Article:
July 31, 2007
A journalist's guide to crowdsourcing
OJR's editor answers basic questions about how news organizations can improve investigative reports by using the Internet to gather information from their readers. By Robert Niles Last week, I had the pleasure of conducting some training sessions for the staff at the Orlando Sentinel in Florida. I spent the morning and lunch sessions talking with Sentinel reporters and editors about blogging and discussion forums, and the final session of the day was on my favorite online journalism topic: crowdsourcing. Few journalists, at the Sentinel or elsewhere, know much about this topic, save, perhaps, for the fact that it's become one of the industry's hotter buzzwords. But I believe that crowdsourcing might, in the end, have more of an effect on all forms of journalism than anything else that's come out of the online journalism revolution. That's why I decided to put together this introductory Q&A about crowdsourcing, for OJR readers. What is crowdsourcing? Crowdsourcing, in journalism, is the use of a large group of readers to report a news story. It differs from traditional reporting in that the information collected is gathered not manually, by a reporter or team of reporters, but through some automated agent, such as a website.
Stripped to its core, though, it's still just another way of reporting, one that will stand along the traditional "big three" of interviews, observation and examining documents. The core concept is not new in journalism. At its heart, modern crowdsourcing is the descendent of hooking an answering machine to a telephone "tip line," where a news organization asks readers to phone suggestions for stories. Or asking readers to send in photos of events in their community. Such methods require substantial manual labor to sift through submitted material, looking for information that can be used well in a story. Which makes them only marginally more effective than traditional news reporting. True crowdsourcing involves online applications that enable the collection, analysis and publication of reader-contributed incident reports, in real time. What are some examples of crowdsourcing? My favorite example comes not from a news organization, but the U.S. Geological Survey. Its "Did You Feel It" feature builds detailed "shake maps" illustrating the intensity of earthquakes by zip code, through thousands of volunteer reports submitted online by readers. A simpler example, but very popular this summer, is GasBuddy.com The site won't win any awards for soothing graphic design, but it allows readers in more than 100 communities to share real-time reports on gas prices in their area. I built my first crowdsourcing news feature in 2001, on my theme park website. "Accident Watch" built a reader-written database of injury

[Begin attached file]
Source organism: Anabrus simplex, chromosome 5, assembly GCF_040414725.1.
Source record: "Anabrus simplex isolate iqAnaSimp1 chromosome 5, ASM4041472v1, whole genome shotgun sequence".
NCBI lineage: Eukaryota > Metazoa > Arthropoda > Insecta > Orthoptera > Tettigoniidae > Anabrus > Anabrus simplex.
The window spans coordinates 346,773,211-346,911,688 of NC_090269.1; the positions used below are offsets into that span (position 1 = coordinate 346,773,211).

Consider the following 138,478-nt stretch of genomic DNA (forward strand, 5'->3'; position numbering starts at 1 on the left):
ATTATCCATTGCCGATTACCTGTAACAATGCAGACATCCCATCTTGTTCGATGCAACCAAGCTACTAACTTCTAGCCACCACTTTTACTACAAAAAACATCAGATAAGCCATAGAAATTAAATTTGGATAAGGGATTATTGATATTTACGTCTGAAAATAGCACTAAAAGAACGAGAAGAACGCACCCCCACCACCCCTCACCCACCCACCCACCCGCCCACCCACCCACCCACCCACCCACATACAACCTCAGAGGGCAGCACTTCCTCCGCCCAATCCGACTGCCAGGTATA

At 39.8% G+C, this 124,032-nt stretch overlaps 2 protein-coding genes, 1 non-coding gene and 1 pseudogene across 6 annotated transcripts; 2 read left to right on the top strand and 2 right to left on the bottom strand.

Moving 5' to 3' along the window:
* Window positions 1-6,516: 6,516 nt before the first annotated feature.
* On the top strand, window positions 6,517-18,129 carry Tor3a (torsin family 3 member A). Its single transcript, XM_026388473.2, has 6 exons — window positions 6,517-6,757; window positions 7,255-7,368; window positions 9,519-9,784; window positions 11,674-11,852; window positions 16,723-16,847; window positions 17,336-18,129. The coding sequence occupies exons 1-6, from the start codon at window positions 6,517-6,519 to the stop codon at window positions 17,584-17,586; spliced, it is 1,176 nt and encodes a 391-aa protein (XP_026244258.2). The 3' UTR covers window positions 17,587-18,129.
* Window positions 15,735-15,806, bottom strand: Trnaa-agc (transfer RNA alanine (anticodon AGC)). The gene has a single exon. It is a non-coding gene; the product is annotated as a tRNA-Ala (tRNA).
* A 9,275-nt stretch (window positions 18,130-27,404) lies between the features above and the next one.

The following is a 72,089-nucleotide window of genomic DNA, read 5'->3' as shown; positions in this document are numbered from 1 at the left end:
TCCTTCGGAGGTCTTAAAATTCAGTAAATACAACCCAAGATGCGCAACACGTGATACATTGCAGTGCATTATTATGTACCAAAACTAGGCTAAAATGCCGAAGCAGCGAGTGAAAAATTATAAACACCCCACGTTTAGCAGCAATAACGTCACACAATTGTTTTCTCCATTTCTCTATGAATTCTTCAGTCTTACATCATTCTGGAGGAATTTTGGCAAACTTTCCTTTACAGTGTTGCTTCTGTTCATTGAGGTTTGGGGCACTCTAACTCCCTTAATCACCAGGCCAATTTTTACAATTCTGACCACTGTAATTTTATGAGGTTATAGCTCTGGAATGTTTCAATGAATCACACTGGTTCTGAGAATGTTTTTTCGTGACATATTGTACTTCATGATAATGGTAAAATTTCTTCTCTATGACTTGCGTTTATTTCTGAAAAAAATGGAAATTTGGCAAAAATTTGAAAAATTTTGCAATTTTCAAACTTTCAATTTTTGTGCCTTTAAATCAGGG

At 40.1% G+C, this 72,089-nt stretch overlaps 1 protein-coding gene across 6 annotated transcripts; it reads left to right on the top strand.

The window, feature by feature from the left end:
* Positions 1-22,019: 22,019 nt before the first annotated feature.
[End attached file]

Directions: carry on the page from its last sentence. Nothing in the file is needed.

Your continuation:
accidents at U.S. theme parks, in the absence of federal or significant state incident data. Readers submitted reports of injury accidents that they'd witnessed or read about, with reports from just one reader labeled "unverified." A second report of the same incident from another reader or link to an official police, court or park report or a news story was required for a report to be labeled "verified." How can I be sure this information isn't bogus? In a true crowdsourced project, information is not verified manually by a reporter between submission and publication. Which inspired concern from many traditional reporters. A well-designed crowdsourcing project, like a well-edited newsroom, can discourage bogus submissions while minimizing their influence if accepted. Here are my suggestions to avoid bogus data in a crowdsourced project: Request the reader submit personal identification along with the report. On "Accident Watch," readers must be registered with the site, which requires e-mail verification, in order to submit a report. The earthquake project requires a zip code and requests a reader's name, phone, e-mail and street address. Asking readers to identify themselves sends the message that you take this project seriously and that you wish them to do the same. Obviously bogus ID allows you to flag bogus records for deletion with ease. If your project publishes individual reports, provide other readers with an opportunity to dispute or verify each individual report. The empowers your readers to help clean your data for you. Even if you are publishing data only in aggregate, be aggressive about encouraging readers who dispute that data to add their report to